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Posted by on May 16, 2012 in Engines, Environment, Fuel, Outboard Engines, US |

Butanol: the Next Great Biofuel for Boats?

BRP, Indmar, and Volvo-Penta work with the NMMA, Argonne Laboratory and the US Department of Energy to see how butanol, also called biobutanol or isobutanol, works in boats.

The E10 ethanol experience soured many boaters on biofuel and the prospect of E15 entering your fuel system is down-right scary, but butanol could turn out to be a far better biofuel—at least, the experts are hoping so, and to find out if they’re right, a cooperative effort has been launched by BRP, Indmar, Volvo-Penta, the NMMA, Argonne Laboratory, and the US Department of Energy. They’re running butanol through a variety of marine powerplants right now, to see how emissions, performance, and reliability are affected. And according to our insider contacts, the prospects look good.

We joined representatives from this group for phase one of their on-the-water butanol (also called isobutanol or biobutanol) testing, in Annapolis, Maryland, this spring. In this video, they explain how they gather and crunch emissions data.

We joined representatives from this group for phase one of their on-the-water butanol (also called isobutanol or biobutanol) testing, in Annapolis, Maryland, this spring. In this video, they explain how they gather and crunch emissions data.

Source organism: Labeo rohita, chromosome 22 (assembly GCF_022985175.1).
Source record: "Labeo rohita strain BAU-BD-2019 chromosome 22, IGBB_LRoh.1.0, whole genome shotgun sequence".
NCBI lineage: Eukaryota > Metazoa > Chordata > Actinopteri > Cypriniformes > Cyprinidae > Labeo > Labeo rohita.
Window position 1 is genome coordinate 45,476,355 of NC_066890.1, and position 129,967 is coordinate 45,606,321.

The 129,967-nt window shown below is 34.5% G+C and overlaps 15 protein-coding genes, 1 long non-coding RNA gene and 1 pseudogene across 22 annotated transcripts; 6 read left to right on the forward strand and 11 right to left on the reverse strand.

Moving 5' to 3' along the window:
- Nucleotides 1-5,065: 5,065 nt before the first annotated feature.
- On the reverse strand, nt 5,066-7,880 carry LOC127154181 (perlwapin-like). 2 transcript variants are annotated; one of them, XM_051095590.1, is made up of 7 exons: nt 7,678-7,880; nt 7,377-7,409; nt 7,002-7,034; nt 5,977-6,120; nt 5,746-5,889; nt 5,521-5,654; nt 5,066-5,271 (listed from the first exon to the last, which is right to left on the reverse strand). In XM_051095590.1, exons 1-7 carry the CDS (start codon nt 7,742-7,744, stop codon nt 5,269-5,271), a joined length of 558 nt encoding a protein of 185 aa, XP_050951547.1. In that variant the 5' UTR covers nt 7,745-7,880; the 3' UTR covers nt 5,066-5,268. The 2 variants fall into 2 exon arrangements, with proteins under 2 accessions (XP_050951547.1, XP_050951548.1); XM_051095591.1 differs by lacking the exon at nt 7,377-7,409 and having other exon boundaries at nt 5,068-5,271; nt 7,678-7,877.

“We already know E15 can destroy engines,” said John McKnight, the NMMA director of environmental and safety compliance. “The higher five-percent oxygen content leads to more heat in the combustion chamber, burned valves and rings, and failing gaskets. But at a 16.1-percent mix, butanol has a three-percent oxygen content, just like traditional fuel. Plus, it’s not water soluble and it has a higher BTU value. This is very promising stuff.”

Jeff Wasil, an engineering tech expert from BRP, manufacturer of Evinrude outboards, agrees. “Isobutanol represents a unique opportunity for BRP and the entire industry,” he said. “We wanted to be proactive, and look at the available fuel options for the future. And so far, the results we’re seeing from butanol look very promising.”

At the trials in Annapolis, they’re running butanol through both inboard and stern drives. Most of the outboard testing is done in the lab, since it’s practical to run an outboard on dry land with a water supply. As they record emissions and efficiency data, they’ll also be testing the mechanical effects of butanol on these marine powerplants.

The experts also note that butanol has other properties that also make it more appealing than ethanol. It doesn’t absorb water like ethanol, reducing corrosion and fuel treatment issues. It doesn’t seem to drastically affect oil viscosity in two-stroke engines. And unlike ethanol it remains stable after being blended at the refinery, which eliminates some of the variability sometimes found in ethanol mixes.

So, when might you start pumping this powerful corn-based punch into your fuel tank? It’ll be a while yet. “Only one refinery is up and running now,” McKnight said, “and distribution is sure to be another challenge. But we’re all committed to collaborating on this project, for the long term.”

The butanol test-team will be performing on-the-water testing from sun-up to sunset every day for a full week; phase two of the testing is to be scheduled for later in 2012.

-Lenny Rudow